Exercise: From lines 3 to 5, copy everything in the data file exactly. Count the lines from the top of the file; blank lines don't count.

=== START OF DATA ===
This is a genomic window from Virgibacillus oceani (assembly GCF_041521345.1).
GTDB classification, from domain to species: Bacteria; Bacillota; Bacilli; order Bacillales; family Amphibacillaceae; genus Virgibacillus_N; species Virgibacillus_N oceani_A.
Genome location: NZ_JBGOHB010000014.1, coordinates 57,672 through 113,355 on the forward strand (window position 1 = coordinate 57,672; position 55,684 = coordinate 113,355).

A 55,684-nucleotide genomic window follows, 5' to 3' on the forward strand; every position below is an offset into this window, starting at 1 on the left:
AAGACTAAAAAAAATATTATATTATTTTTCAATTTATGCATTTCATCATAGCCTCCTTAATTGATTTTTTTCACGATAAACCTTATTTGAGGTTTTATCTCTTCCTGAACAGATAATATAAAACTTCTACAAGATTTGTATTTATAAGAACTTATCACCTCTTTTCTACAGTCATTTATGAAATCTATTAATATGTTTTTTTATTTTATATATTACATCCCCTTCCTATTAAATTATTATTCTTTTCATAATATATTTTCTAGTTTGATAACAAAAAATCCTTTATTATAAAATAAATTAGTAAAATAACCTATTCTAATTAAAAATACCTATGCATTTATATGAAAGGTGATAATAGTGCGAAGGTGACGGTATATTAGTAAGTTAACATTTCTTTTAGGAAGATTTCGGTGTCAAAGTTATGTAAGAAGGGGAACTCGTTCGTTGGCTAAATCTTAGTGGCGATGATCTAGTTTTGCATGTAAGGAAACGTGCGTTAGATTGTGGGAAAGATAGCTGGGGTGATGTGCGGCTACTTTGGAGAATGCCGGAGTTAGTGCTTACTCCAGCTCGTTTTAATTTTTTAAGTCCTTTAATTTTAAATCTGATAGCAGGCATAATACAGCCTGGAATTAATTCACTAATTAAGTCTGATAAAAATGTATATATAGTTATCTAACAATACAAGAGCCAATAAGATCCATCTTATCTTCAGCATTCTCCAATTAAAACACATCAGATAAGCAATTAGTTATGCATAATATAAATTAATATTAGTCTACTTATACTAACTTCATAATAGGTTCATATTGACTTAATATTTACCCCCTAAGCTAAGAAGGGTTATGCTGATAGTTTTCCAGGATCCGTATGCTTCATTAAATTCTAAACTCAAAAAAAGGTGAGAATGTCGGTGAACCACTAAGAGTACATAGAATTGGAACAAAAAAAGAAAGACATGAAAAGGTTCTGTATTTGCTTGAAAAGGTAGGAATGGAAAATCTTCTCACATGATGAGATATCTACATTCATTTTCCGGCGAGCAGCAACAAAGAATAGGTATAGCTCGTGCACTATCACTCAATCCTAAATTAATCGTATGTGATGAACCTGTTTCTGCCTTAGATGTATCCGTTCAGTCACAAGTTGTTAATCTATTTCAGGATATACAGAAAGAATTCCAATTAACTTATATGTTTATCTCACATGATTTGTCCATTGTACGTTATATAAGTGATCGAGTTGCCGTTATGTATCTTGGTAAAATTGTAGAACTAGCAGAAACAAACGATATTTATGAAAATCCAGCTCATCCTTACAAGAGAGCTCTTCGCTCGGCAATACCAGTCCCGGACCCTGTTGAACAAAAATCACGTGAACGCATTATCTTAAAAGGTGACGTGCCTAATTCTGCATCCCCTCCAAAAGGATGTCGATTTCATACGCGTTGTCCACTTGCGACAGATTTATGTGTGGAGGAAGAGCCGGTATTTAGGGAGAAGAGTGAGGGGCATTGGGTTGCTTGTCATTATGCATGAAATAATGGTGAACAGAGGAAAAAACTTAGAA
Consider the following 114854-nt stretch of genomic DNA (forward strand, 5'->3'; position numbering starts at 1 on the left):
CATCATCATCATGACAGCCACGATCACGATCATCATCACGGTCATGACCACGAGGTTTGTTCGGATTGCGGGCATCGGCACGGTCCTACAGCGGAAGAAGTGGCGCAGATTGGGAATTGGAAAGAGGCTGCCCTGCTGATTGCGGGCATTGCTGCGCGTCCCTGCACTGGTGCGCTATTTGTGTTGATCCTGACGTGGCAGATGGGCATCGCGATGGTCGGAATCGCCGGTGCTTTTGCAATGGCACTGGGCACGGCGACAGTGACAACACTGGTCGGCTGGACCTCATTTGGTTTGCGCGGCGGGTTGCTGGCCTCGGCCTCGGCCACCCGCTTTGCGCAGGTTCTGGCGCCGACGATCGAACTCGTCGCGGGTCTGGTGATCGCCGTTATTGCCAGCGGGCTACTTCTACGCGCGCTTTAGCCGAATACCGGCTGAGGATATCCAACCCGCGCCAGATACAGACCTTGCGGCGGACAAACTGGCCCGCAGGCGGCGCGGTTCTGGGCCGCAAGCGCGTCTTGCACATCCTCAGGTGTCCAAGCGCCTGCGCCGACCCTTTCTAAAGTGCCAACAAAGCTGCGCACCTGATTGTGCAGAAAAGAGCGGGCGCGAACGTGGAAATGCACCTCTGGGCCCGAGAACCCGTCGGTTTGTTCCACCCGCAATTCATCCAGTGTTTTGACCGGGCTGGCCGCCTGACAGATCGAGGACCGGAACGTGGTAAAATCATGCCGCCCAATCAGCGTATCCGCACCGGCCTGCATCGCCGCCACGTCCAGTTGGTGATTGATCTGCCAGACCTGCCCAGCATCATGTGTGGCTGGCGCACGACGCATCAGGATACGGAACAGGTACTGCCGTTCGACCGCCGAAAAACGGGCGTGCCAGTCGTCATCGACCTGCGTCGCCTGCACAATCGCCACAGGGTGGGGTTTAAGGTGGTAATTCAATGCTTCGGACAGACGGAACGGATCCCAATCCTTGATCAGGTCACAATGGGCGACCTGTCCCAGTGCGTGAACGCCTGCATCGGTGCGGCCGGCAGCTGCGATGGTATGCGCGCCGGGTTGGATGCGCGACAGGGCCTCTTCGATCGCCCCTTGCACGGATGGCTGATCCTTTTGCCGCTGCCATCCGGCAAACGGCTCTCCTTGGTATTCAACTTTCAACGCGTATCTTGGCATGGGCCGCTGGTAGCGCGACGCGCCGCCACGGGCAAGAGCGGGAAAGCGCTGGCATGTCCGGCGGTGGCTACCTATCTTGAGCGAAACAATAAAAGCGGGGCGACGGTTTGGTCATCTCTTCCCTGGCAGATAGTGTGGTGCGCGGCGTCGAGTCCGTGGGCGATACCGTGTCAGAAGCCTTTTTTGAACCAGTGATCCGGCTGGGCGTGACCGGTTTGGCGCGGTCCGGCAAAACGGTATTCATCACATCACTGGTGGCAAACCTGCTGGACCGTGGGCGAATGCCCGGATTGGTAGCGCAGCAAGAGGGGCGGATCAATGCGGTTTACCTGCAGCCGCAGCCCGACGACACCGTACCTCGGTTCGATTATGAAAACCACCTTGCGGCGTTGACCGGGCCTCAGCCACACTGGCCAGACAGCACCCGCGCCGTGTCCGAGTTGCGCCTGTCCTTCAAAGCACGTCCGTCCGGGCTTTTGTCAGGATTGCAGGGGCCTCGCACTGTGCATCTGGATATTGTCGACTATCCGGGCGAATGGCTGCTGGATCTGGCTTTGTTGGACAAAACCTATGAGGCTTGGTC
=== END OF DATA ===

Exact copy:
Genome location: NZ_JBGOHB010000014.1, coordinates 57,672 through 113,355 on the forward strand (window position 1 = coordinate 57,672; position 55,684 = coordinate 113,355).

A 55,684-nucleotide genomic window follows, 5' to 3' on the forward strand; every position below is an offset into this window, starting at 1 on the left:
AAGACTAAAAAAAATATTATATTATTTTTCAATTTATGCATTTCATCATAGCCTCCTTAATTGATTTTTTTCACGATAAACCTTATTTGAGGTTTTATCTCTTCCTGAACAGATAATATAAAACTTCTACAAGATTTGTATTTATAAGAACTTATCACCTCTTTTCTACAGTCATTTATGAAATCTATTAATATGTTTTTTTATTTTATATATTACATCCCCTTCCTATTAAATTATTATTCTTTTCATAATATATTTTCTAGTTTGATAACAAAAAATCCTTTATTATAAAATAAATTAGTAAAATAACCTATTCTAATTAAAAATACCTATGCATTTATATGAAAGGTGATAATAGTGCGAAGGTGACGGTATATTAGTAAGTTAACATTTCTTTTAGGAAGATTTCGGTGTCAAAGTTATGTAAGAAGGGGAACTCGTTCGTTGGCTAAATCTTAGTGGCGATGATCTAGTTTTGCATGTAAGGAAACGTGCGTTAGATTGTGGGAAAGATAGCTGGGGTGATGTGCGGCTACTTTGGAGAATGCCGGAGTTAGTGCTTACTCCAGCTCGTTTTAATTTTTTAAGTCCTTTAATTTTAAATCTGATAGCAGGCATAATACAGCCTGGAATTAATTCACTAATTAAGTCTGATAAAAATGTATATATAGTTATCTAACAATACAAGAGCCAATAAGATCCATCTTATCTTCAGCATTCTCCAATTAAAACACATCAGATAAGCAATTAGTTATGCATAATATAAATTAATATTAGTCTACTTATACTAACTTCATAATAGGTTCATATTGACTTAATATTTACCCCCTAAGCTAAGAAGGGTTATGCTGATAGTTTTCCAGGATCCGTATGCTTCATTAAATTCTAAACTCAAAAAAAGGTGAGAATGTCGGTGAACCACTAAGAGTACATAGAATTGGAACAAAAAAAGAAAGACATGAAAAGGTTCTGTATTTGCTTGAAAAGGTAGGAATGGAAAATCTTCTCACATGATGAGATATCTACATTCATTTTCCGGCGAGCAGCAACAAAGAATAGGTATAGCTCGTGCACTATCACTCAATCCTAAATTAATCGTATGTGATGAACCTGTTTCTGCCTTAGATGTATCCGTTCAGTCACAAGTTGTTAATCTATTTCAGGATATACAGAAAGAATTCCAATTAACTTATATGTTTATCTCACATGATTTGTCCATTGTACGTTATATAAGTGATCGAGTTGCCGTTATGTATCTTGGTAAAATTGTAGAACTAGCAGAAACAAACGATATTTATGAAAATCCAGCTCATCCTTACAAGAGAGCTCTTCGCTCGGCAATACCAGTCCCGGACCCTGTTGAACAAAAATCACGTGAACGCATTATCTTAAAAGGTGACGTGCCTAATTCTGCATCCCCTCCAAAAGGATGTCGATTTCATACGCGTTGTCCACTTGCGACAGATTTATGTGTGGAGGAAGAGCCGGTATTTAGGGAGAAGAGTGAGGGGCATTGGGTTGCTTGTCATTATGCATGAAATAATGGTGAACAGAGGAAAAAACTTAGAA